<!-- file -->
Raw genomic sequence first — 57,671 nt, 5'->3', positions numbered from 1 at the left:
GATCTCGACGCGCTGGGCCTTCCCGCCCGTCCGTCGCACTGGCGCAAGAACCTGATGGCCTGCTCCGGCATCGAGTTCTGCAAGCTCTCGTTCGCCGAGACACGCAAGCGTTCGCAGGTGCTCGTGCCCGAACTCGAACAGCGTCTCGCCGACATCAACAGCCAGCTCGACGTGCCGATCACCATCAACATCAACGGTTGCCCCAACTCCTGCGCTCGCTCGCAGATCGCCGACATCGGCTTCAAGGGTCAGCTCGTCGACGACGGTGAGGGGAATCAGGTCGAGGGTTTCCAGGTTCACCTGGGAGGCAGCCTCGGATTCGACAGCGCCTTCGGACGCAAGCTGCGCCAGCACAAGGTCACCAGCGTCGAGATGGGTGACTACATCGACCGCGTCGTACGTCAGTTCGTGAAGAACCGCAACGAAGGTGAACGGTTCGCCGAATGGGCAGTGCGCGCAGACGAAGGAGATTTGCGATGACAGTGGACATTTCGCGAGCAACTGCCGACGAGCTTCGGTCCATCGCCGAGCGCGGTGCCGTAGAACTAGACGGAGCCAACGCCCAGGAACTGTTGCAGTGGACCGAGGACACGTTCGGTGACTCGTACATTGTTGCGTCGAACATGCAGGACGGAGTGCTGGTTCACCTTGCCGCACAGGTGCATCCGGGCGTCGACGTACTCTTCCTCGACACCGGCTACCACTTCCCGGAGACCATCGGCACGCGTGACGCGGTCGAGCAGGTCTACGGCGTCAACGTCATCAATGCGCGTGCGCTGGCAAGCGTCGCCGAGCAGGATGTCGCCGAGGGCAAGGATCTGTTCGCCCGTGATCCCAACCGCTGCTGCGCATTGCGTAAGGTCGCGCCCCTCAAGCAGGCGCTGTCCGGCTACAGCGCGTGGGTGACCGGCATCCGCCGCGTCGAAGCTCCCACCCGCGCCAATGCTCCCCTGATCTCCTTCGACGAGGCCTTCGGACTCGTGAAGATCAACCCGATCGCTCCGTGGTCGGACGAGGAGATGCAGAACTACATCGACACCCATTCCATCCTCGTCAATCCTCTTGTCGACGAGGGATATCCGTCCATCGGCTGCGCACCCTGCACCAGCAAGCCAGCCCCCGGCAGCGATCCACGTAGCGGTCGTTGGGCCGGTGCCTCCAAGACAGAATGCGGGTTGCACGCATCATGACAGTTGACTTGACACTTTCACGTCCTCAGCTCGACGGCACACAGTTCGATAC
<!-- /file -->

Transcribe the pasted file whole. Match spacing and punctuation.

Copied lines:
Raw genomic sequence first — 57,671 nt, 5'->3', positions numbered from 1 at the left:
GATCTCGACGCGCTGGGCCTTCCCGCCCGTCCGTCGCACTGGCGCAAGAACCTGATGGCCTGCTCCGGCATCGAGTTCTGCAAGCTCTCGTTCGCCGAGACACGCAAGCGTTCGCAGGTGCTCGTGCCCGAACTCGAACAGCGTCTCGCCGACATCAACAGCCAGCTCGACGTGCCGATCACCATCAACATCAACGGTTGCCCCAACTCCTGCGCTCGCTCGCAGATCGCCGACATCGGCTTCAAGGGTCAGCTCGTCGACGACGGTGAGGGGAATCAGGTCGAGGGTTTCCAGGTTCACCTGGGAGGCAGCCTCGGATTCGACAGCGCCTTCGGACGCAAGCTGCGCCAGCACAAGGTCACCAGCGTCGAGATGGGTGACTACATCGACCGCGTCGTACGTCAGTTCGTGAAGAACCGCAACGAAGGTGAACGGTTCGCCGAATGGGCAGTGCGCGCAGACGAAGGAGATTTGCGATGACAGTGGACATTTCGCGAGCAACTGCCGACGAGCTTCGGTCCATCGCCGAGCGCGGTGCCGTAGAACTAGACGGAGCCAACGCCCAGGAACTGTTGCAGTGGACCGAGGACACGTTCGGTGACTCGTACATTGTTGCGTCGAACATGCAGGACGGAGTGCTGGTTCACCTTGCCGCACAGGTGCATCCGGGCGTCGACGTACTCTTCCTCGACACCGGCTACCACTTCCCGGAGACCATCGGCACGCGTGACGCGGTCGAGCAGGTCTACGGCGTCAACGTCATCAATGCGCGTGCGCTGGCAAGCGTCGCCGAGCAGGATGTCGCCGAGGGCAAGGATCTGTTCGCCCGTGATCCCAACCGCTGCTGCGCATTGCGTAAGGTCGCGCCCCTCAAGCAGGCGCTGTCCGGCTACAGCGCGTGGGTGACCGGCATCCGCCGCGTCGAAGCTCCCACCCGCGCCAATGCTCCCCTGATCTCCTTCGACGAGGCCTTCGGACTCGTGAAGATCAACCCGATCGCTCCGTGGTCGGACGAGGAGATGCAGAACTACATCGACACCCATTCCATCCTCGTCAATCCTCTTGTCGACGAGGGATATCCGTCCATCGGCTGCGCACCCTGCACCAGCAAGCCAGCCCCCGGCAGCGATCCACGTAGCGGTCGTTGGGCCGGTGCCTCCAAGACAGAATGCGGGTTGCACGCATCATGACAGTTGACTTGACACTTTCACGTCCTCAGCTCGACGGCACACAGTTCGATAC